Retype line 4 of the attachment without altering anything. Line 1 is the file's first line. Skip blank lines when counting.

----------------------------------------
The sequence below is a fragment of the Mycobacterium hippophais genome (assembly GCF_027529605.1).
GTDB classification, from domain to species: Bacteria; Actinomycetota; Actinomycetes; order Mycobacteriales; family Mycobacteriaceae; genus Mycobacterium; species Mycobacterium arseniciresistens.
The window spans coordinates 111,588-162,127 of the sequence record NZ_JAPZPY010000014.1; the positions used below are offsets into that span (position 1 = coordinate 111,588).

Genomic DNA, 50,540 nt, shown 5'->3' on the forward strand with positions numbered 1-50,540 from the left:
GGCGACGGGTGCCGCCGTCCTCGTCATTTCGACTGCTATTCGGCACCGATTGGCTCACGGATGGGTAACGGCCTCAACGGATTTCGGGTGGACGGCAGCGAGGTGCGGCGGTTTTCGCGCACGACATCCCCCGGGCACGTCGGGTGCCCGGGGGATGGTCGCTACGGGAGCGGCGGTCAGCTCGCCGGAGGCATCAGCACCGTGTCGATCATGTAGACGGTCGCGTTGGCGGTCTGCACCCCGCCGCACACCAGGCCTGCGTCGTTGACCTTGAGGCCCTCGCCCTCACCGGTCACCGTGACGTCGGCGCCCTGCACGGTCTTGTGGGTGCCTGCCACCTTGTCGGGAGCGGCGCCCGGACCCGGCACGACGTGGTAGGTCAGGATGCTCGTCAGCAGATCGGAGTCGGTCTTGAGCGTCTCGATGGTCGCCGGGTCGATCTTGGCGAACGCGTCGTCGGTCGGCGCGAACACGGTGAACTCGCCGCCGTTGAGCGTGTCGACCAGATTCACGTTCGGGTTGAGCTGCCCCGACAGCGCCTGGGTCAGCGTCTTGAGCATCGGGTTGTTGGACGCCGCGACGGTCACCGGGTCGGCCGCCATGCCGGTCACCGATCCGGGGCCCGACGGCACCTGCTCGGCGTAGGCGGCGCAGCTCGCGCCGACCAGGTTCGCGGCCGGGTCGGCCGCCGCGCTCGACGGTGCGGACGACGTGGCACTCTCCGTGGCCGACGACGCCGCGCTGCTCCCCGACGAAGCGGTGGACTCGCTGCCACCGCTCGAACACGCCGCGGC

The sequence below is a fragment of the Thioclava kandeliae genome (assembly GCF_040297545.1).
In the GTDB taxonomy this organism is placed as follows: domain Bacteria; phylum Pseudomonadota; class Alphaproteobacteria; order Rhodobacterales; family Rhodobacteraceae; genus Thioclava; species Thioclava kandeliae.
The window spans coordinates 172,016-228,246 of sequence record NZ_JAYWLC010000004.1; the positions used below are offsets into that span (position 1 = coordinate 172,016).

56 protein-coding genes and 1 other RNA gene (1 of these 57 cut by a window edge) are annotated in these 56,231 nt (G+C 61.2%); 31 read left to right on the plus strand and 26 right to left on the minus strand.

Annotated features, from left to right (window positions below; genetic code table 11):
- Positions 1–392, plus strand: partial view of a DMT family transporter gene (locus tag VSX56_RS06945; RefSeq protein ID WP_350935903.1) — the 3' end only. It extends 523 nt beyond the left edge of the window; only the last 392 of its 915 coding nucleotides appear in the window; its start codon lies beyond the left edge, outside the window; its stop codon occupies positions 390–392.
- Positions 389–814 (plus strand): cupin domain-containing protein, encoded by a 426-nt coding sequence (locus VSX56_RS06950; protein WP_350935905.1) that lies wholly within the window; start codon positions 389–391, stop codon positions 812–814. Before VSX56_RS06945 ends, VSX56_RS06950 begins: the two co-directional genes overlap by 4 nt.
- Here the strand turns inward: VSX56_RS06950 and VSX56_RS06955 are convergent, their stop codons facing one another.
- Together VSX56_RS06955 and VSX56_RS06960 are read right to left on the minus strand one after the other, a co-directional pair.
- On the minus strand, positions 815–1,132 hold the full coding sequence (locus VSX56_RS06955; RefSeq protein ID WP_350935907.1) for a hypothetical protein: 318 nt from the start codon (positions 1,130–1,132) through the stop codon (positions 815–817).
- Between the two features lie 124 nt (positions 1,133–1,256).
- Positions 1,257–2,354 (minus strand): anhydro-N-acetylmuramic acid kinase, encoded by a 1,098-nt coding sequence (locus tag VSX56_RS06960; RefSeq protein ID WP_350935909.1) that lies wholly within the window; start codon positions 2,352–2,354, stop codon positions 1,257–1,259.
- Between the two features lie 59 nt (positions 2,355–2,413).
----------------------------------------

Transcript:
Genomic DNA, 50,540 nt, shown 5'->3' on the forward strand with positions numbered 1-50,540 from the left: